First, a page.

Basics like quality and reliability become critical if "intelligent transportation" is to be cost-effective

Are we, as an industry, ready for all the advances in technology that are possible today?

And, more important, is all that is possible today really required by our customers?

Those two challenging questions were posed to engineers and transportation-industry executives by David Hovind, president of PACCAR Inc., the keynote speaker at the recent SAE International Truck & Bus Meeting in Cleveland.

Addressing the theme of the meeting, Intelligent Transportation for the 21st Century, Hovind said, "The intelligent truck today can act as its own medical doctor/internist. It can give itself a complete physical exam asit moves its 80,000-lb. GVW down the Interstate to its destination. Its weight, body fluids, temperature, heart rate, or engine performance . . . even gastric distress or manifold pressure is monitored and reported.

"The truck can call ahead to its service provider so the technician knows exactly what the truck will need in the way of parts, service, and maintenance when it arrives.

"It doesn't get any better than this. Or does it?" he asked.

The PACCAR executive credited the transportation engineering community with driving the introduction of new technologies at a pace that has never been seen before in our industry . . . "and that can be good."

Promises of greater efficiency, better performance, and lower costs of operation fill many technical journals and Web pages, he noted. "But promises are easy to make, but not always so easy to deliver."

Here, Hovind cited some transportation innovations that never really made it: the rotary engine, pushbutton automatic transmission controls, and digital speedometers.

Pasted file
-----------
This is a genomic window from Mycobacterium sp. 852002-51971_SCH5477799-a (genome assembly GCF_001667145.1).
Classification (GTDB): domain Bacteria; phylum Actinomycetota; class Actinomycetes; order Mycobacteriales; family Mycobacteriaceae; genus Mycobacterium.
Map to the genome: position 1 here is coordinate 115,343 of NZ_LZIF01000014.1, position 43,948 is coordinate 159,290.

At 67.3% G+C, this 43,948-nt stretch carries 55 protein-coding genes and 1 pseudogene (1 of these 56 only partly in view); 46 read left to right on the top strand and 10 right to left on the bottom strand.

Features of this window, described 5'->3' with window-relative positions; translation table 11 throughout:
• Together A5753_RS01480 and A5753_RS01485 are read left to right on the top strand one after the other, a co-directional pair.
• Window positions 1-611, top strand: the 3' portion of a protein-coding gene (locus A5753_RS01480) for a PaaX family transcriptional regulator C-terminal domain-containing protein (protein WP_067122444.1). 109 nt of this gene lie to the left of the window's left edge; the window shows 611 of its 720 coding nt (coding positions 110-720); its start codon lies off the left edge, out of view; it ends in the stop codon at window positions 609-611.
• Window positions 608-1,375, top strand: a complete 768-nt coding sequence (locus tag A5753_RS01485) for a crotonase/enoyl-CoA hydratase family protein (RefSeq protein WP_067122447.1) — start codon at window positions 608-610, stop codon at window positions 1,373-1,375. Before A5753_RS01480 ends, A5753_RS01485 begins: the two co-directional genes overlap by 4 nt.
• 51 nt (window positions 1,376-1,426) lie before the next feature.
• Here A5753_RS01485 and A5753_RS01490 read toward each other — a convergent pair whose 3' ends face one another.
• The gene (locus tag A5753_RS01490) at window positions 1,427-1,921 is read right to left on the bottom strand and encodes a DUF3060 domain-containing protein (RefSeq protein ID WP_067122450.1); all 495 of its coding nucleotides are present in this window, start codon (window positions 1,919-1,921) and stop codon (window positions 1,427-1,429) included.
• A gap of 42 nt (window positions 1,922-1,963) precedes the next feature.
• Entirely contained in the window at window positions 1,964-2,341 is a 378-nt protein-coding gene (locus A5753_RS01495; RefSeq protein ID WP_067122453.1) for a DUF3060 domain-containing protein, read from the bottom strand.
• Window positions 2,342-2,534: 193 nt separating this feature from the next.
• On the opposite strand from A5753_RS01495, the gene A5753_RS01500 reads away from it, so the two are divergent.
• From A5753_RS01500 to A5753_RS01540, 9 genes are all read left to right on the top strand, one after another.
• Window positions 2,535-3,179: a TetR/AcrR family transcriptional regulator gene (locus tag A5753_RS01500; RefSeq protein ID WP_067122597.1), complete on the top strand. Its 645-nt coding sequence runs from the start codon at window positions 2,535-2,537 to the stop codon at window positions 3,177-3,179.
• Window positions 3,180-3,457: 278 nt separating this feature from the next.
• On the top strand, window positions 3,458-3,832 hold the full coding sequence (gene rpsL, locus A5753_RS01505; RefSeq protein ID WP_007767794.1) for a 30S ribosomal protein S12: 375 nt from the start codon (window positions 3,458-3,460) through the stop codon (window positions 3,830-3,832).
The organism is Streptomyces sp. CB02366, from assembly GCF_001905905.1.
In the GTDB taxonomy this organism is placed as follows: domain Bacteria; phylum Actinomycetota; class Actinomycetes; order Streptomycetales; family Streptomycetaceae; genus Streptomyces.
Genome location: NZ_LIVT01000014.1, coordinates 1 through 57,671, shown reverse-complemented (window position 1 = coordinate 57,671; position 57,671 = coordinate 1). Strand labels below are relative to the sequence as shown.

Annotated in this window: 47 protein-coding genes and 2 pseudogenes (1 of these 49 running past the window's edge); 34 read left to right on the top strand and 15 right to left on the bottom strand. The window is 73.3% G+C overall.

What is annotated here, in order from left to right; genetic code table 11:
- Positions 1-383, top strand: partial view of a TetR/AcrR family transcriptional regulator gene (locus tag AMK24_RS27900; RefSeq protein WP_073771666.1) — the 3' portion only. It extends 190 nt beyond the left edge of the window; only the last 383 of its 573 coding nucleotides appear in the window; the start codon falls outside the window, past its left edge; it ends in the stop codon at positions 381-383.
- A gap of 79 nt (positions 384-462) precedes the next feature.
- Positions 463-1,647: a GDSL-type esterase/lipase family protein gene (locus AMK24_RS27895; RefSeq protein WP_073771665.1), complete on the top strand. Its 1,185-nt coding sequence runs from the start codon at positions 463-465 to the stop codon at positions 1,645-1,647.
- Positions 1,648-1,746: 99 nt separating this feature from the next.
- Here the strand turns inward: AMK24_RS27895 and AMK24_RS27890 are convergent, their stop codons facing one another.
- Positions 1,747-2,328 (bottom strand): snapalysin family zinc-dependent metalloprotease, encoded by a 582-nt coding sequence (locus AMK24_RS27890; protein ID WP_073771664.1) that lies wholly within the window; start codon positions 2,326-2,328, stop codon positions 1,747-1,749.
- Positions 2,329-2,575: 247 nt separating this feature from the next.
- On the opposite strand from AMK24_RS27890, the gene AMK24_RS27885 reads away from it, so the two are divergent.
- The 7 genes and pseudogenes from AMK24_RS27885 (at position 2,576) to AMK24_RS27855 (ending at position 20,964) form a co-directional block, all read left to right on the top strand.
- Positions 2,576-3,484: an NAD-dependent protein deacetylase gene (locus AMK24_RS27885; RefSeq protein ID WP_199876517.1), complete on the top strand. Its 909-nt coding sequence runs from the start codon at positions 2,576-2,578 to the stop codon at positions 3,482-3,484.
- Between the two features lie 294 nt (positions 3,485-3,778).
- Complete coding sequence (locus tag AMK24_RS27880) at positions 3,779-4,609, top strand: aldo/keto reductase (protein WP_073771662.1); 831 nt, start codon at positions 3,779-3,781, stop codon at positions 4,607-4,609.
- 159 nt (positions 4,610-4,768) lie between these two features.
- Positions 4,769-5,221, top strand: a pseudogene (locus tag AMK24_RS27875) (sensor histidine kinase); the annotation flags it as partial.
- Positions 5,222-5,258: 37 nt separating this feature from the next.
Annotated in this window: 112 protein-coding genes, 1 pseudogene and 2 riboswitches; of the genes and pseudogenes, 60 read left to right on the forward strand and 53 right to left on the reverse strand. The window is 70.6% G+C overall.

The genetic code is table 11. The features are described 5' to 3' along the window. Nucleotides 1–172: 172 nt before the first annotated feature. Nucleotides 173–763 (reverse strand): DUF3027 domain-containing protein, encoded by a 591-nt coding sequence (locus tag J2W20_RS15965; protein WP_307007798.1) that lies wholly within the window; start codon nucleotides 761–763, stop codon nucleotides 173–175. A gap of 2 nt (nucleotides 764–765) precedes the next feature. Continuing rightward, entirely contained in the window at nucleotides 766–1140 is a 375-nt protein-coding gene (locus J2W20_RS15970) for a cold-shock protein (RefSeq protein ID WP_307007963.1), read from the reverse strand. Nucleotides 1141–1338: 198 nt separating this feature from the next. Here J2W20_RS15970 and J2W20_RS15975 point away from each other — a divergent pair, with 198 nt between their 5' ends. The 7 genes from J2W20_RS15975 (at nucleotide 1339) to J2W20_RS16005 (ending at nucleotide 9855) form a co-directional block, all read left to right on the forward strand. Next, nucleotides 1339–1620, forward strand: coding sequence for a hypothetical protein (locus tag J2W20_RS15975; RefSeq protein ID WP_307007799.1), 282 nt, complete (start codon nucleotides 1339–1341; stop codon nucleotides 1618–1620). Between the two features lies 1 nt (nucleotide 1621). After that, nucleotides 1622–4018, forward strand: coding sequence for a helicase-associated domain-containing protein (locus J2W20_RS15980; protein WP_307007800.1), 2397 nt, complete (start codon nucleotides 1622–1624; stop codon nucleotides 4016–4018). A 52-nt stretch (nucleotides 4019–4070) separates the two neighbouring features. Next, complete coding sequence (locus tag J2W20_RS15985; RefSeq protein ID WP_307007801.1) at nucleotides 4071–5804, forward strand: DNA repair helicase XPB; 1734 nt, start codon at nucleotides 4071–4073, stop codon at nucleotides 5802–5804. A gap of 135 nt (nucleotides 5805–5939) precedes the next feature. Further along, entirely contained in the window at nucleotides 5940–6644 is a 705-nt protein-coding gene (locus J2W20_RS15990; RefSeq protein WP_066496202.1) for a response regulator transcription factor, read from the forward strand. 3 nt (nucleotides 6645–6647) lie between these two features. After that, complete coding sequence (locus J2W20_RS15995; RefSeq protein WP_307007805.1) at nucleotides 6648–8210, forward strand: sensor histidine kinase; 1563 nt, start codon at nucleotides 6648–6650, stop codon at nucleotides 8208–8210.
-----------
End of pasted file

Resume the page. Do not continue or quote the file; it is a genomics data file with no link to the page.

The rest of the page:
"All nice technologies," he commented, "but either poorly packaged for the marketplace or really not necessary or cost-effective."

Looking closer to home, Hovind reminded his audience that "In trucking we had such well researched inventions as the cab-under tractor, and the first wave of antilock braking that was a response to poorly written legislation in the early '70s, which was matched by an equally poorly engineered braking system.

"Fortunately, there is a longer list of technologies that have succeeded and that are cost-effective," Hovind said, "but we need to assess our readiness to implement many of the new intelligent systems. And, again, we also need to assess whether or not there will be a cost-effective benefit for our customers.

"Before we continue to make our products more complex," he urged that "quality and reliability must become focused targets for quantum leap improvements."

Noting that many suppliers listening to him at the meeting make components for both automobiles and trucks, Hovind asked pointedly, "Do you have different quality standards for passenger cars than you do for trucks? You must!"

The more we truck OEMs push for higher quality, he said, "the more we find that much of the supply base simply can't deliver the consistent quality required today," adding that [even] "the quality of components delivered to the automotive sector in North America is no longer good enough." As evidence he cited:

* The Big Three automakers' warranty cost per passenger car averages $1,000 for some models, while Toyota's and Honda's warranty expense for similar cars, J.D. Power & Assocs. reports, is less than half that.

* One U.S. automaker receives an average of 650 defective parts per million, but half the Asia/Pacific-region suppliers deliver zero defects.

"Over the last decade North American suppliers have made significant gains in quality for the automotive sector; however, these same suppliers and other suppliers to the truck builders have not," Hovind charged.

He urged his audience, "Think about how much more important these disciplines -- quality and reliability -- are as we move toward more advanced technologies. . . . If you don't take care of these basics, innovation becomes experimentation. We don't need that. Our customers don't need that."